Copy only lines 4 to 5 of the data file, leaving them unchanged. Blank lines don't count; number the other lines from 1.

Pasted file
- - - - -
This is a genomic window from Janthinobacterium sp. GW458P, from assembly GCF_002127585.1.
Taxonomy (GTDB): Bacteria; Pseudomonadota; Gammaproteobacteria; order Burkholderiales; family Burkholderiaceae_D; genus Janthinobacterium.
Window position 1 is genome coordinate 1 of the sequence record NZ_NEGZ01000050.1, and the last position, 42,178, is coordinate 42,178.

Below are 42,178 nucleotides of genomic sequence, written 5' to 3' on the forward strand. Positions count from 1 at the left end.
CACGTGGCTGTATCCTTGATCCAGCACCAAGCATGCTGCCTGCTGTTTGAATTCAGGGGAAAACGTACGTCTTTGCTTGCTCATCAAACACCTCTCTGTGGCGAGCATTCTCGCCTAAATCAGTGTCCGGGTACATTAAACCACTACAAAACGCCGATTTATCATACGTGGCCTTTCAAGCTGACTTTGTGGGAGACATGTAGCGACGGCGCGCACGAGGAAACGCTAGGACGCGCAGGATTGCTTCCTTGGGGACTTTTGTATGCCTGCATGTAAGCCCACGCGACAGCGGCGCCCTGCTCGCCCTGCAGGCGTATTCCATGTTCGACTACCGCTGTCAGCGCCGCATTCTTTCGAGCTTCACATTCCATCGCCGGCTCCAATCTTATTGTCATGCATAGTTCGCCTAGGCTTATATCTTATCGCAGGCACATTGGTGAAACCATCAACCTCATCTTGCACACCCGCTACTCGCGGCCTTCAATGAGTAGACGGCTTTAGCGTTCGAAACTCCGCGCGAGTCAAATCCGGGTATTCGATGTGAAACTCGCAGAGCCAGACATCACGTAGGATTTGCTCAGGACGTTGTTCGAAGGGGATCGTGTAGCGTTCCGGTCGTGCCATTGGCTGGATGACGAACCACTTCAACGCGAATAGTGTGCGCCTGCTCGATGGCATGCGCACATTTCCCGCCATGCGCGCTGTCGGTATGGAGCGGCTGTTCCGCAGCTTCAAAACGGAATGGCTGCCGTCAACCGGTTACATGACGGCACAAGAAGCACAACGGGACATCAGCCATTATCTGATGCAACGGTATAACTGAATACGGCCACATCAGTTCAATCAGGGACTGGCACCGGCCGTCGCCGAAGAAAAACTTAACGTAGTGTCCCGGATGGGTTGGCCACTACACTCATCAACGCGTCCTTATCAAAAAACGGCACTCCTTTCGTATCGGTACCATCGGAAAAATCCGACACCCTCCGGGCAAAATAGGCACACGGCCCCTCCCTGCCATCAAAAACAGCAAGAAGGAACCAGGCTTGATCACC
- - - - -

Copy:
Below are 42,178 nucleotides of genomic sequence, written 5' to 3' on the forward strand. Positions count from 1 at the left end.
CACGTGGCTGTATCCTTGATCCAGCACCAAGCATGCTGCCTGCTGTTTGAATTCAGGGGAAAACGTACGTCTTTGCTTGCTCATCAAACACCTCTCTGTGGCGAGCATTCTCGCCTAAATCAGTGTCCGGGTACATTAAACCACTACAAAACGCCGATTTATCATACGTGGCCTTTCAAGCTGACTTTGTGGGAGACATGTAGCGACGGCGCGCACGAGGAAACGCTAGGACGCGCAGGATTGCTTCCTTGGGGACTTTTGTATGCCTGCATGTAAGCCCACGCGACAGCGGCGCCCTGCTCGCCCTGCAGGCGTATTCCATGTTCGACTACCGCTGTCAGCGCCGCATTCTTTCGAGCTTCACATTCCATCGCCGGCTCCAATCTTATTGTCATGCATAGTTCGCCTAGGCTTATATCTTATCGCAGGCACATTGGTGAAACCATCAACCTCATCTTGCACACCCGCTACTCGCGGCCTTCAATGAGTAGACGGCTTTAGCGTTCGAAACTCCGCGCGAGTCAAATCCGGGTATTCGATGTGAAACTCGCAGAGCCAGACATCACGTAGGATTTGCTCAGGACGTTGTTCGAAGGGGATCGTGTAGCGTTCCGGTCGTGCCATTGGCTGGATGACGAACCACTTCAACGCGAATAGTGTGCGCCTGCTCGATGGCATGCGCACATTTCCCGCCATGCGCGCTGTCGGTATGGAGCGGCTGTTCCGCAGCTTCAAAACGGAATGGCTGCCGTCAACCGGTTACATGACGGCACAAGAAGCACAACGGGACATCAGCCATTATCTGATGCAACGGTATAACTGAATACGGCCACATCAGTTCAATCAGGGACTGGCACCGGCCGTCGCCGAAGAAAAACTTAACGTAGTGTCCCGGATGGGTTGGCCACTACACTCATCAACGCGTCCTTATCAAAAAACGGCACTCCTTTCGTATCGGTACCATCGGAAAAATCCGACACCCTCCGGGCAAAATAGGCACACGGCCCCTCCCTGCCATCAAAAACAGCAAGAAGGAACCAGGCTTGATCACC